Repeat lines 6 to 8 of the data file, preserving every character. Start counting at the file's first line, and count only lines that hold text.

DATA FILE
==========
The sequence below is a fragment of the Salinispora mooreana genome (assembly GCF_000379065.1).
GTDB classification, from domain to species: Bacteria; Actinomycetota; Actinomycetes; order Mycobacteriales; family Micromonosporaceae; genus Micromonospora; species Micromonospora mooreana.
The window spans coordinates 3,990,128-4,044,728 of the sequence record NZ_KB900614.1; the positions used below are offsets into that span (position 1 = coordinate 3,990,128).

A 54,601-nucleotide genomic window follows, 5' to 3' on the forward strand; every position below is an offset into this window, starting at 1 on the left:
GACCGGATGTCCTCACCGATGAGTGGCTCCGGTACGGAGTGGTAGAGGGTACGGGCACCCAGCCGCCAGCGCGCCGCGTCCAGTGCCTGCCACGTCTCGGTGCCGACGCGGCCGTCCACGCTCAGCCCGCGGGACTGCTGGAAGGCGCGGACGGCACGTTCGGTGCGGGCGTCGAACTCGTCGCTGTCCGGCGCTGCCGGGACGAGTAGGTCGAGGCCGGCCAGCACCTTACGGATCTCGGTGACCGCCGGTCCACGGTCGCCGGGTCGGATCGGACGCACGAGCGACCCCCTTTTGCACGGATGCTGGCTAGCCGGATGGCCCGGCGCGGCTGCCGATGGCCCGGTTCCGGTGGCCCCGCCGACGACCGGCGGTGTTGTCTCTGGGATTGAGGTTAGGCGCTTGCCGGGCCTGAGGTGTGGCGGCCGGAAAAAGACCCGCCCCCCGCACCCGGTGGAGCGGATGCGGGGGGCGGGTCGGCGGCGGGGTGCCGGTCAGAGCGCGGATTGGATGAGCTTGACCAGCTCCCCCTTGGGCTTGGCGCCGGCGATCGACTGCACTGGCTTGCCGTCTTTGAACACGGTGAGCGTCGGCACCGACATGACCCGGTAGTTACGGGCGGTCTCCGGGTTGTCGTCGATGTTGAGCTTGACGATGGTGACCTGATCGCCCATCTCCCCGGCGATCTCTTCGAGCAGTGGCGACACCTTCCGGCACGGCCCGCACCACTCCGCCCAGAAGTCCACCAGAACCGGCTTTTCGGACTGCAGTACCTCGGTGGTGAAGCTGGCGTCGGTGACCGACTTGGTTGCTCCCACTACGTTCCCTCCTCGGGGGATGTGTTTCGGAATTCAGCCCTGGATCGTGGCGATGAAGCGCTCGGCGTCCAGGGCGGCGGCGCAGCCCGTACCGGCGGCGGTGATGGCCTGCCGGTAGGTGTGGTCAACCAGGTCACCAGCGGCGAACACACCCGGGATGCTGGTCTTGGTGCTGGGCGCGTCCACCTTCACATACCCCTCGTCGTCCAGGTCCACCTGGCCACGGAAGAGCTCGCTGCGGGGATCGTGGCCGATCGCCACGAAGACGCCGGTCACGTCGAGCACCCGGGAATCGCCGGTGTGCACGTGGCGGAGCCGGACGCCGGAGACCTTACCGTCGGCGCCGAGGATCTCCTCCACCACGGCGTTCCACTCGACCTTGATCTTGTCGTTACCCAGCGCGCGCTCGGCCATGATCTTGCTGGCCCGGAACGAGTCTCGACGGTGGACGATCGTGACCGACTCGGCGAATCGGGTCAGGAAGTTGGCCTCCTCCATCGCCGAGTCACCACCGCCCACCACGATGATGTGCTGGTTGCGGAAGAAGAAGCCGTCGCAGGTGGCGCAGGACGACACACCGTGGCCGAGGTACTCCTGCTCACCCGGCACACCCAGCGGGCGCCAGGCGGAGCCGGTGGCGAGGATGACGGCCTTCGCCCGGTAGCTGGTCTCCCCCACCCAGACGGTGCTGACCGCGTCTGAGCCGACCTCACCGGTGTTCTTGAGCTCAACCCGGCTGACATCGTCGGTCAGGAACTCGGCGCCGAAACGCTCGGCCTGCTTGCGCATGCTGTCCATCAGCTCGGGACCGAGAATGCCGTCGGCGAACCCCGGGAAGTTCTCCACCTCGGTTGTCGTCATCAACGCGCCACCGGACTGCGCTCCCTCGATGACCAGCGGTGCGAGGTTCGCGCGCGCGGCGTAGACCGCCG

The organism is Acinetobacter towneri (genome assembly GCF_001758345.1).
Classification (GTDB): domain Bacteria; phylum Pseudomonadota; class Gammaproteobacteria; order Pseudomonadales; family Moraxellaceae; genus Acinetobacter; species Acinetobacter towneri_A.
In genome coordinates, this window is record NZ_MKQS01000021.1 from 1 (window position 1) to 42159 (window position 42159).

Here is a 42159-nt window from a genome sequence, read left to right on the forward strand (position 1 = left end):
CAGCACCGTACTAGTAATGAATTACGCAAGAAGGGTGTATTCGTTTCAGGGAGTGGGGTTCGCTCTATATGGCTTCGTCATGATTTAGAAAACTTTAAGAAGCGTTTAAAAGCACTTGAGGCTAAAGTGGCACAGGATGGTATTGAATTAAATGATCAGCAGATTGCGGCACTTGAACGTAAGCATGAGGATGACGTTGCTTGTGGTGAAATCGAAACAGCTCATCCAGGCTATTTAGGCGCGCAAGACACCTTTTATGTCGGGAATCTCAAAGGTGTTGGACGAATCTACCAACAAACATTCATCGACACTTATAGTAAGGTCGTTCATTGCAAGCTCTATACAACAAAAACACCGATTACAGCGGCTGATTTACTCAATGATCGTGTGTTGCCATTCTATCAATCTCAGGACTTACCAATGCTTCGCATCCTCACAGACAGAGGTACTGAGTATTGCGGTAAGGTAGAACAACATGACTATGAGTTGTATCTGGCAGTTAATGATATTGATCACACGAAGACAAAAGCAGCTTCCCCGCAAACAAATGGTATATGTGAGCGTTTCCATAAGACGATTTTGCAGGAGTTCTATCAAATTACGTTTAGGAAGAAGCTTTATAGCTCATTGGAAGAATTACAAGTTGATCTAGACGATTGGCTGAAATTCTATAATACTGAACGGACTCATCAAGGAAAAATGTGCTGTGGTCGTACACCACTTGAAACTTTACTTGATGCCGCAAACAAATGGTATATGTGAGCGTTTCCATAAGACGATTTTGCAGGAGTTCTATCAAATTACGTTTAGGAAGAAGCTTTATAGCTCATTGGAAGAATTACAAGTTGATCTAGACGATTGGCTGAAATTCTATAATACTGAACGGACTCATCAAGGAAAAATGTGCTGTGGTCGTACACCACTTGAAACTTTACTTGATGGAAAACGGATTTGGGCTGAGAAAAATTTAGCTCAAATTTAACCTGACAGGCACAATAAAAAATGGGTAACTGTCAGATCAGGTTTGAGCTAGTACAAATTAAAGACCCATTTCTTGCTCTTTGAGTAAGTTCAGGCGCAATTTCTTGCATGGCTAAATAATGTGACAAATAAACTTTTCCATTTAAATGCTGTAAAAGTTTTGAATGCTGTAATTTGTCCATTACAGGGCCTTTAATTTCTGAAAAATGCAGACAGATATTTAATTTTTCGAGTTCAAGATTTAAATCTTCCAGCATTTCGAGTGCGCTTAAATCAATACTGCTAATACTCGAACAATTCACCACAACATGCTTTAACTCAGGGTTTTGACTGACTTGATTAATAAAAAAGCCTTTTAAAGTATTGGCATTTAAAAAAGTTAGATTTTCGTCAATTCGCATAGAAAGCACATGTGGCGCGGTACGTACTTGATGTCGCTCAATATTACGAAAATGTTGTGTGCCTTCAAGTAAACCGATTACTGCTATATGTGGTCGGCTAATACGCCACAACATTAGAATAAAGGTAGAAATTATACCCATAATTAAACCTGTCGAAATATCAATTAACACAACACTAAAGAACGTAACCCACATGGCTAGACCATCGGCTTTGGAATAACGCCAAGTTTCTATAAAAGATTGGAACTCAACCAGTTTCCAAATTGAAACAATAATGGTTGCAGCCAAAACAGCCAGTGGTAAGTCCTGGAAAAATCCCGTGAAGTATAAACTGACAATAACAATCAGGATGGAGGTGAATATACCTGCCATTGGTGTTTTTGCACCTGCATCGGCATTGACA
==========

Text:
The organism is Acinetobacter towneri (genome assembly GCF_001758345.1).
Classification (GTDB): domain Bacteria; phylum Pseudomonadota; class Gammaproteobacteria; order Pseudomonadales; family Moraxellaceae; genus Acinetobacter; species Acinetobacter towneri_A.
In genome coordinates, this window is record NZ_MKQS01000021.1 from 1 (window position 1) to 42159 (window position 42159).